Magashi

MAGASHI – The Game is On!

Our Collective

Wildlife

Ingrid Baas

10/4/2018

The past few weeks have been busy and exciting. As we get to know the area around Magashi better, we realise more and more how truly special it is, and how much our future guests will enjoy this magnificent savannah experience. We have been preparing the site for the actual building to start, which will kick off in the coming week. Although all prep-work is done, it is so much more rewarding when you can actually see the structures taking shape! More on this to be revealed in next month’s update.

Great sightings at Magashi

We put up a couple of camera traps on the Magashi Peninsula to get better insights into the creatures that lurk about when we are not on site. We must say that we have had fantastic results. In a just a few days, the cameras captured lots of general game but also elephant, hyaena and lion.

 

In my previous post I described our unsuccessful quest for the resident Magashi Peninsula lions. From the research data shared with us, we know that the pride has been occupying this area, but up until now we have had no luck in finding them. Funnily enough, Rob finally managed to spot them while checking the camera traps. At last… a good view of the Amahoro Pride! Three healthy males and three healthy females. As things like this always seem to happen when you don’t have your camera on you, Rob only managed to get some pictures with his phone. We hope to be able to get better images to share with you soon!

Just a few days ago Rob was back on the peninsula, and he noticed a beautiful leopard staring at the vehicle. The leopard sat down for a few minutes to watch the vehicle before disappearing swiftly into the bush. A very promising encounter! This time we were lucky as Rob did have the camera with him and he could take some clear pictures (the start of the predator identikit that we will create).

Setting up camp for the construction team

The construction team from South Africa is arriving in the next few days. The specialist builders will team up with local builders recruited from the communities around the northern section of Akagera National Park. Our duty is to ensure that construction can start as soon as the team arrives. As such, mattresses, stones, kitchen equipment, bricks, fences, tents, gas bottles, sand, solar panels, wheelbarrows, cement, Internet setup and a whole lot more has been sent to Magashi. The trucks with all the imported construction materials are crossing the border this week, meaning we can actually start building the lodge!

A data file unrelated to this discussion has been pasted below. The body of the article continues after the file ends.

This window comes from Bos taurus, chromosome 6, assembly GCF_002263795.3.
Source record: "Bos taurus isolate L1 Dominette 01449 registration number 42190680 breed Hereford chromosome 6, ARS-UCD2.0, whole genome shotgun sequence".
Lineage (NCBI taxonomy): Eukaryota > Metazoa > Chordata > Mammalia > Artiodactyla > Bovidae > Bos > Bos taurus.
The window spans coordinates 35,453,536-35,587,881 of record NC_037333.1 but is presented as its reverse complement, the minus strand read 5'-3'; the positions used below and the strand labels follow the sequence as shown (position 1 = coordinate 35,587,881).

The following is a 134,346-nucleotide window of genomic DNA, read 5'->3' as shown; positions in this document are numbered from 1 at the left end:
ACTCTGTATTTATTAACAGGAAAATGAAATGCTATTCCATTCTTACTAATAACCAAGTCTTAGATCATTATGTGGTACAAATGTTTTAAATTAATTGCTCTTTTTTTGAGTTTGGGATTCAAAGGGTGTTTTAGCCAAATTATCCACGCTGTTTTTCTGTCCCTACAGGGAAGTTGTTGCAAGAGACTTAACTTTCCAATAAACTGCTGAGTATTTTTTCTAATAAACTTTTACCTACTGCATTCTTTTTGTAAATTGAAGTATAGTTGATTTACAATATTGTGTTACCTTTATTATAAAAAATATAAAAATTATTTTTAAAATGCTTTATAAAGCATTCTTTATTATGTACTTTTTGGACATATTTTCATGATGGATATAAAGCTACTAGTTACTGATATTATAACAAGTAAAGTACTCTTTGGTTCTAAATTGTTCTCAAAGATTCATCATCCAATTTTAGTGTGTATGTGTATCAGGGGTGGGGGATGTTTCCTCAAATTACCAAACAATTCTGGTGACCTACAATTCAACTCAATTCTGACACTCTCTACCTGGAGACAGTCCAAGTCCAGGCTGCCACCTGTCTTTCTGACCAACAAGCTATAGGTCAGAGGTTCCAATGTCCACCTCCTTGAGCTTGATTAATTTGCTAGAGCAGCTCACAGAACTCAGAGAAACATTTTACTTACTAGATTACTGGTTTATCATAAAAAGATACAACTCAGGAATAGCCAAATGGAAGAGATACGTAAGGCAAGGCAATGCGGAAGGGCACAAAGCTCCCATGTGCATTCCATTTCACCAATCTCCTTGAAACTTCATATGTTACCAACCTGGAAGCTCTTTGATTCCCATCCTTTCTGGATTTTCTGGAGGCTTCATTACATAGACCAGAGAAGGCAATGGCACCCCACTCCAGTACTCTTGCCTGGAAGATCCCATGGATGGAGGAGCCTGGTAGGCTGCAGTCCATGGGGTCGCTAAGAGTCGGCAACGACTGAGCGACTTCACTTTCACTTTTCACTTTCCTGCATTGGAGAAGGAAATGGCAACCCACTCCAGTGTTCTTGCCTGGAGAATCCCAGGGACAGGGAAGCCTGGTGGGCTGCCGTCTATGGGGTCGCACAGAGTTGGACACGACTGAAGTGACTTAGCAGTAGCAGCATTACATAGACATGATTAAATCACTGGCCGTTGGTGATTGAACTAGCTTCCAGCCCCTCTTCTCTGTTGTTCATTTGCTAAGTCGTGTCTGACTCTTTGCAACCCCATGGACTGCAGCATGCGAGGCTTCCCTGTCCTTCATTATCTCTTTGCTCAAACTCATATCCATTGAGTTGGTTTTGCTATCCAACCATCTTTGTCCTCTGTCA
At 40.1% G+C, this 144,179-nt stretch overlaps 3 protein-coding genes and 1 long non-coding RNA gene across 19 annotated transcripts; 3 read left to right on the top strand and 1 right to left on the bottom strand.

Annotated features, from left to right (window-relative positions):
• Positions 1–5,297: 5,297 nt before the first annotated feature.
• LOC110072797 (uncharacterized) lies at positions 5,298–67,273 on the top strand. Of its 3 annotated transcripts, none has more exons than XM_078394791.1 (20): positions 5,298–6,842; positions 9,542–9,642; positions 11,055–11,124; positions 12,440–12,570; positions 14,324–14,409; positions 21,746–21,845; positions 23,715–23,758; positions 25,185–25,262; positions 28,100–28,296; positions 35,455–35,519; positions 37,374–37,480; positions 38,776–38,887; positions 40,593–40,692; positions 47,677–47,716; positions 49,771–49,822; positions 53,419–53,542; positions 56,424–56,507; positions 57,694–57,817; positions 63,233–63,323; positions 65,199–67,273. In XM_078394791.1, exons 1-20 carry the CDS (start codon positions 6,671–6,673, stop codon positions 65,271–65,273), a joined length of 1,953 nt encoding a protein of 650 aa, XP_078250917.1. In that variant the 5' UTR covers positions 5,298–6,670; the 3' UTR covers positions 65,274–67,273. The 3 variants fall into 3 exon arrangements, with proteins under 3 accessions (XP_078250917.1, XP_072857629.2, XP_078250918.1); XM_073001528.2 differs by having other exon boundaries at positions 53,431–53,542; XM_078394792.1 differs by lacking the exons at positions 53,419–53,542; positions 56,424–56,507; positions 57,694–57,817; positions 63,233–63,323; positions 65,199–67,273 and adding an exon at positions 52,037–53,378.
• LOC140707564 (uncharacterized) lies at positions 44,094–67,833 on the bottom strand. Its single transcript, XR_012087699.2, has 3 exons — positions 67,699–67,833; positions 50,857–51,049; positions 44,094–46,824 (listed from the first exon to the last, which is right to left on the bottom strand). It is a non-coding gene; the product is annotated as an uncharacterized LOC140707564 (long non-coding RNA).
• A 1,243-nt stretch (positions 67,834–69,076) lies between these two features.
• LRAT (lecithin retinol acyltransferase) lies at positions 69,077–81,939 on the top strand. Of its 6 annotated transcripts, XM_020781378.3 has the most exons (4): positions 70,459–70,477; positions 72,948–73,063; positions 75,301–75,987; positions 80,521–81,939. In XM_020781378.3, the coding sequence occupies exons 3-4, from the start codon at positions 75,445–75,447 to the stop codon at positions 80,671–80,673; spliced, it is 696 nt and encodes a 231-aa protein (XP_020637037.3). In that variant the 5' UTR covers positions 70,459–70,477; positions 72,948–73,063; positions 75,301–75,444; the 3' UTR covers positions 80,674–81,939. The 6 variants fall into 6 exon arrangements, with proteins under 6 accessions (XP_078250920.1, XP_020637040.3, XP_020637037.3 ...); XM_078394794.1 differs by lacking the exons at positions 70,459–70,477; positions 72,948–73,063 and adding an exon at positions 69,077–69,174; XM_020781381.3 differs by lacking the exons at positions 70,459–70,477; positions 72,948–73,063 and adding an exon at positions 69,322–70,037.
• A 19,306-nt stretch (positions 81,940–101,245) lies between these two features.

Revealing Rwanda and Magashi

Together with Thousand Hills Africa, we recently hosted some of our most loyal agents and travel partners on a trip through Rwanda. Our group enjoyed an immersive week taking in the many wonders and a variety of experiences and events – showcasing the country’s many offerings. One of the events was the Kwita Izina, the annual gorilla-naming ceremony, followed by a gala dinner. Of course, the trip would not be complete without a visit to the Magashi site! Our visitors experienced it all: a game drive, picnic lunch, a boat cruise and even a short walking safari.

Ingrid and Rob at Kwita Izina

All in all the ‘Revealing Rwanda’ trip was a huge success and eye-opener for everybody that joined. The below feedback from one of our agents says it all:

“I wanted to once again say thank you for such an incredible week in Rwanda. I left with amazing memories and a true appreciation of what must be the most remarkable country in Africa.”

The Tracker Academy at Magashi